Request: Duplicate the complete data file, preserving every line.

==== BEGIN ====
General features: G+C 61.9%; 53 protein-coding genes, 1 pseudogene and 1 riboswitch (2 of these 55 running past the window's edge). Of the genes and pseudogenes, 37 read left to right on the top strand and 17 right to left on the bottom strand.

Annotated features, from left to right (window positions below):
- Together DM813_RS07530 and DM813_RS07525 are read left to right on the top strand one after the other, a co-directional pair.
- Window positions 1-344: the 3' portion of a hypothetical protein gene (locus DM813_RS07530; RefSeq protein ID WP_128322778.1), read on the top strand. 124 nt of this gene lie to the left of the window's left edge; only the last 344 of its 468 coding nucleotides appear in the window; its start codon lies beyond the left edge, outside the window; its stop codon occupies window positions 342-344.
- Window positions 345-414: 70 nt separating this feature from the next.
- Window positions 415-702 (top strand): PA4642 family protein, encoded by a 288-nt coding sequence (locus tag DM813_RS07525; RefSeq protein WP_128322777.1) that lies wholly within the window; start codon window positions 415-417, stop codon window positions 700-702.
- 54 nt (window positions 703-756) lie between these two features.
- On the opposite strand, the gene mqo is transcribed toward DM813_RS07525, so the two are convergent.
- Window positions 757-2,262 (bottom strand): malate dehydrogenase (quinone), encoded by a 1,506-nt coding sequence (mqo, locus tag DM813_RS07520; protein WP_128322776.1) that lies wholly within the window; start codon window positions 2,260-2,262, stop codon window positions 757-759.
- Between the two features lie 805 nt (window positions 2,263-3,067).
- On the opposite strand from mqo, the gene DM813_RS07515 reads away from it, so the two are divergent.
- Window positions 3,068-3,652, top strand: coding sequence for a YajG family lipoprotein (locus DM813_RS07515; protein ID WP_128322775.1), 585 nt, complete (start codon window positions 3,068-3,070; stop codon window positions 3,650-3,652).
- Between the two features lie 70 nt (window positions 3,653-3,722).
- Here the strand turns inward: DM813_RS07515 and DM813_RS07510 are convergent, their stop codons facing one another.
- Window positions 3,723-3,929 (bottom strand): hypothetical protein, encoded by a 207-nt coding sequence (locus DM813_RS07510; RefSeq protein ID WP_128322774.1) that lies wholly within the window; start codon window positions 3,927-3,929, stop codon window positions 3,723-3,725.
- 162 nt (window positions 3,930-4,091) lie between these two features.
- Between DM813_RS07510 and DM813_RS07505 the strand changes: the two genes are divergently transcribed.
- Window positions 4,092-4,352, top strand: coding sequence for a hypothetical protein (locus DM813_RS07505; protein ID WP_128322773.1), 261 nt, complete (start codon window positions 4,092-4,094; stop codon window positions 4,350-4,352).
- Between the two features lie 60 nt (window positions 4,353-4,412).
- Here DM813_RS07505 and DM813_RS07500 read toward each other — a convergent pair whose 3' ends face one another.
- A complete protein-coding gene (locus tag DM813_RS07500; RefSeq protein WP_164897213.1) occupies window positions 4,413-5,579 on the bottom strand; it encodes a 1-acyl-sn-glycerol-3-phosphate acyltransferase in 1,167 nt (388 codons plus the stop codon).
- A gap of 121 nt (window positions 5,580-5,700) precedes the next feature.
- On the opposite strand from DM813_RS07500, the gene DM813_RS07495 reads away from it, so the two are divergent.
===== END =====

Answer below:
General features: G+C 61.9%; 53 protein-coding genes, 1 pseudogene and 1 riboswitch (2 of these 55 running past the window's edge). Of the genes and pseudogenes, 37 read left to right on the top strand and 17 right to left on the bottom strand.

Annotated features, from left to right (window positions below):
- Together DM813_RS07530 and DM813_RS07525 are read left to right on the top strand one after the other, a co-directional pair.
- Window positions 1-344: the 3' portion of a hypothetical protein gene (locus DM813_RS07530; RefSeq protein ID WP_128322778.1), read on the top strand. 124 nt of this gene lie to the left of the window's left edge; only the last 344 of its 468 coding nucleotides appear in the window; its start codon lies beyond the left edge, outside the window; its stop codon occupies window positions 342-344.
- Window positions 345-414: 70 nt separating this feature from the next.
- Window positions 415-702 (top strand): PA4642 family protein, encoded by a 288-nt coding sequence (locus tag DM813_RS07525; RefSeq protein WP_128322777.1) that lies wholly within the window; start codon window positions 415-417, stop codon window positions 700-702.
- 54 nt (window positions 703-756) lie between these two features.
- On the opposite strand, the gene mqo is transcribed toward DM813_RS07525, so the two are convergent.
- Window positions 757-2,262 (bottom strand): malate dehydrogenase (quinone), encoded by a 1,506-nt coding sequence (mqo, locus tag DM813_RS07520; protein WP_128322776.1) that lies wholly within the window; start codon window positions 2,260-2,262, stop codon window positions 757-759.
- Between the two features lie 805 nt (window positions 2,263-3,067).
- On the opposite strand from mqo, the gene DM813_RS07515 reads away from it, so the two are divergent.
- Window positions 3,068-3,652, top strand: coding sequence for a YajG family lipoprotein (locus DM813_RS07515; protein ID WP_128322775.1), 585 nt, complete (start codon window positions 3,068-3,070; stop codon window positions 3,650-3,652).
- Between the two features lie 70 nt (window positions 3,653-3,722).
- Here the strand turns inward: DM813_RS07515 and DM813_RS07510 are convergent, their stop codons facing one another.
- Window positions 3,723-3,929 (bottom strand): hypothetical protein, encoded by a 207-nt coding sequence (locus DM813_RS07510; RefSeq protein ID WP_128322774.1) that lies wholly within the window; start codon window positions 3,927-3,929, stop codon window positions 3,723-3,725.
- 162 nt (window positions 3,930-4,091) lie between these two features.
- Between DM813_RS07510 and DM813_RS07505 the strand changes: the two genes are divergently transcribed.
- Window positions 4,092-4,352, top strand: coding sequence for a hypothetical protein (locus DM813_RS07505; protein ID WP_128322773.1), 261 nt, complete (start codon window positions 4,092-4,094; stop codon window positions 4,350-4,352).
- Between the two features lie 60 nt (window positions 4,353-4,412).
- Here DM813_RS07505 and DM813_RS07500 read toward each other — a convergent pair whose 3' ends face one another.
- A complete protein-coding gene (locus tag DM813_RS07500; RefSeq protein WP_164897213.1) occupies window positions 4,413-5,579 on the bottom strand; it encodes a 1-acyl-sn-glycerol-3-phosphate acyltransferase in 1,167 nt (388 codons plus the stop codon).
- A gap of 121 nt (window positions 5,580-5,700) precedes the next feature.
- On the opposite strand from DM813_RS07500, the gene DM813_RS07495 reads away from it, so the two are divergent.